Building stuff, especially boats, with wood is much like a religious calling; once you hear the call, there’s no turning back. Those who’ve heard the call will not suffer fools willingly, so when I decided to conduct some white oak adhesion and shear testing and report the results in Epoxyworks 31, skeptics and believers alike took to the internet wooden boat forums-and had no problem speaking their minds! Having healed from the pummeling I took in some quarters, I’m back again to report the promised follow-up test results. Continue reading →
Gougeon Brothers, Inc. has supported our local tallships—Appledore IV and Appledore V—since they arrived at their downtown Bay City facilities on the Saginaw River. These steel-hulled, gaff-rigged schooners are typical of the type that sailed the Great Lakes and coastal waters right up to the end of the age of sail. Schooners were the primary means of transporting goods and people over long distances. Continue reading →
“Daddy, can we build a scooter from these old pieces of wood?”
Thus began a father-daughter project with my 8-year-old that provided a learning opportunity for both of us. That weekend Mikayla had been scrounging in our spare lumber barrel and found two items that immediately suggested themselves as “scooter parts.” After examining her selections, I had to agree. One piece was a 32″-long strip of A/C grade Southern yellow pine plywood, about 5 8″ thick and 3½” wide. It was the perfect size for the “chassis.” The other piece was a stick of solid oak, ¾”×1¼”×33½”, ideal for anchoring a handle bar. Continue reading →
Creating lasting outdoor art has challenged humans since the dawn of time. One has only to think of the pyramids (still there), Stonehenge (mostly there), the Colossus of Rhodes (long gone), or the Easter Island monoliths (surviving, but then two heads are better than one). In more recent times, there’s Mt. Rushmore, Stone Mountain Georgia, and the Statue of Liberty. The goal is nothing less than perpetuity. But of course, outdoor sculpture needs to be done right or it won’t last. Making statues, e.g., permanent structures that look like people, is particularly difficult. Continue reading →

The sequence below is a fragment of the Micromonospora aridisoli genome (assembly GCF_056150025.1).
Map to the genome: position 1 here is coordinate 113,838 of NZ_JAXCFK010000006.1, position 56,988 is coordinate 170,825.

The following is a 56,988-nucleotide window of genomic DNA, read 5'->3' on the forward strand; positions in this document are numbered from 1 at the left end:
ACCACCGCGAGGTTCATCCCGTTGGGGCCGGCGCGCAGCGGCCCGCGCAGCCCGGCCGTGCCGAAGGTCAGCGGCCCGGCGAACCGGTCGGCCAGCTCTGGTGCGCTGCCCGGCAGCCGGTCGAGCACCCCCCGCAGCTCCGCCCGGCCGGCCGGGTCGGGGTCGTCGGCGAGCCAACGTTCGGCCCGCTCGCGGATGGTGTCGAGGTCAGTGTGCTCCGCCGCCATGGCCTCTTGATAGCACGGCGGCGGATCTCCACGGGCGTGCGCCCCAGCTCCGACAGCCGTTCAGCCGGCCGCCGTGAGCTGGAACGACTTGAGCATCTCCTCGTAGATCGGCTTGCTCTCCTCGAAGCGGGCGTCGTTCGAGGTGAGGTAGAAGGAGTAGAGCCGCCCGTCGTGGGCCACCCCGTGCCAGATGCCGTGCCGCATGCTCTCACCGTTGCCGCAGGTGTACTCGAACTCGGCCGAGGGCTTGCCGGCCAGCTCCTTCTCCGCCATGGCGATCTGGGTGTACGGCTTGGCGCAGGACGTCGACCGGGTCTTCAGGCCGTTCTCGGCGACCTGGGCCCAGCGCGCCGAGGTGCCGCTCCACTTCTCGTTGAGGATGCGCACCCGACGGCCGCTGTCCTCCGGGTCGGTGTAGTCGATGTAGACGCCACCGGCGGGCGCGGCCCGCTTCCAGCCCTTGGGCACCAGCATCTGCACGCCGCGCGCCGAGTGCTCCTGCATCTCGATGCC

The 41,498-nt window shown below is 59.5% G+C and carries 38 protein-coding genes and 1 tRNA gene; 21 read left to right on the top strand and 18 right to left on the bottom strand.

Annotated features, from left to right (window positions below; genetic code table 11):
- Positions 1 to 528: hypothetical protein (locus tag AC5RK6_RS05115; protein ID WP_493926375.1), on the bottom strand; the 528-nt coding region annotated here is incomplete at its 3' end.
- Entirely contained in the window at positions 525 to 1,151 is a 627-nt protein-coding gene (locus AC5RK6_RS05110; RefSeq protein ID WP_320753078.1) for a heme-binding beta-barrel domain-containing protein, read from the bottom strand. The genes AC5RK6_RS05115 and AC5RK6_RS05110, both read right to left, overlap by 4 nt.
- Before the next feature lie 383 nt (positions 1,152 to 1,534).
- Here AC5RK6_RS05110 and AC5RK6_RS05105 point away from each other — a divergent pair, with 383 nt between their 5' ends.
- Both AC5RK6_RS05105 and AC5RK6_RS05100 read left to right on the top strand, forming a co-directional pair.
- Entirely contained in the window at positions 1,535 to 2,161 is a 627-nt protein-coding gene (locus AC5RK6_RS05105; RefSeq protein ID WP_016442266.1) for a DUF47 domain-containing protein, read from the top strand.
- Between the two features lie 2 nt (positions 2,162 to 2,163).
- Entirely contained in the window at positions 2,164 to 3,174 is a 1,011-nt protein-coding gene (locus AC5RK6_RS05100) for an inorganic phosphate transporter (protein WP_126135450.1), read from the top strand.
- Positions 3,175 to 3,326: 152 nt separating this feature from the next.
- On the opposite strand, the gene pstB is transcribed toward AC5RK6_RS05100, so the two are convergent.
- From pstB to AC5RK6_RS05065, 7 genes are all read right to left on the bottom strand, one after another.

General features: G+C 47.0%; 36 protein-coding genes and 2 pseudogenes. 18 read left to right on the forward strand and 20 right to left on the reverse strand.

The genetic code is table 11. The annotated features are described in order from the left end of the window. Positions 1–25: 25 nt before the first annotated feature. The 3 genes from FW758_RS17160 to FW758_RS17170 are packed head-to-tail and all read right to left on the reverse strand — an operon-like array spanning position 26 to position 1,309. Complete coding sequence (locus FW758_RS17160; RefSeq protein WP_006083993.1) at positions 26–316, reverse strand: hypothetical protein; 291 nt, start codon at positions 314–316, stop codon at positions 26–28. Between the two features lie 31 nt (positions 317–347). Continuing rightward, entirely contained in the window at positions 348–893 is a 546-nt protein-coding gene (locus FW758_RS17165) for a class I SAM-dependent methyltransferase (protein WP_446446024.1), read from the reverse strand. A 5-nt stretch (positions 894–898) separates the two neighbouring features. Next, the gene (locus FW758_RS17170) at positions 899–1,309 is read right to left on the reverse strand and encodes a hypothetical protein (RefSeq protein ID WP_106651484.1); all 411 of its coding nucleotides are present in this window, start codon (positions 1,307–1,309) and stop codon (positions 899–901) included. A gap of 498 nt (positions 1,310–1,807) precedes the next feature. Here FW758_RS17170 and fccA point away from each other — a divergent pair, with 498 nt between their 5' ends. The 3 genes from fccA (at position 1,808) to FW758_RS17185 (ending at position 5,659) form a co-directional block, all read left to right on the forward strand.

Swift Solo, a single handed skiff built by Bram Dally.
When Meade Gougeon asked me if I’d write a piece about what I’m up to for Epoxyworks, I was honored. He had read the January 2002 article on my single-handed skiff in Sailing World and offered the assistance of GBI (Gougeon Brothers, Inc.) to do some extensive testing for us on several composite samples. The findings will be made public and should be educational. The cedar-cored samples particularly interest me because we’ve had good success using cedar cores and there seems to be a pervasive lack of understanding regarding this composite in high-tech applications. While many high-quality ski and snowboard manufacturers have tried other exotic Continue reading →
Previous Epoxyworks have reported test results from the “Hydromat,” a unique structural test developed at Gougeon Brothers, Inc. The American Society for Testing and Materials (ASTM), after a rigorous review by its D30 Committee on Composites, approved the Hydromat test method as an official ASTM standard. Continue reading →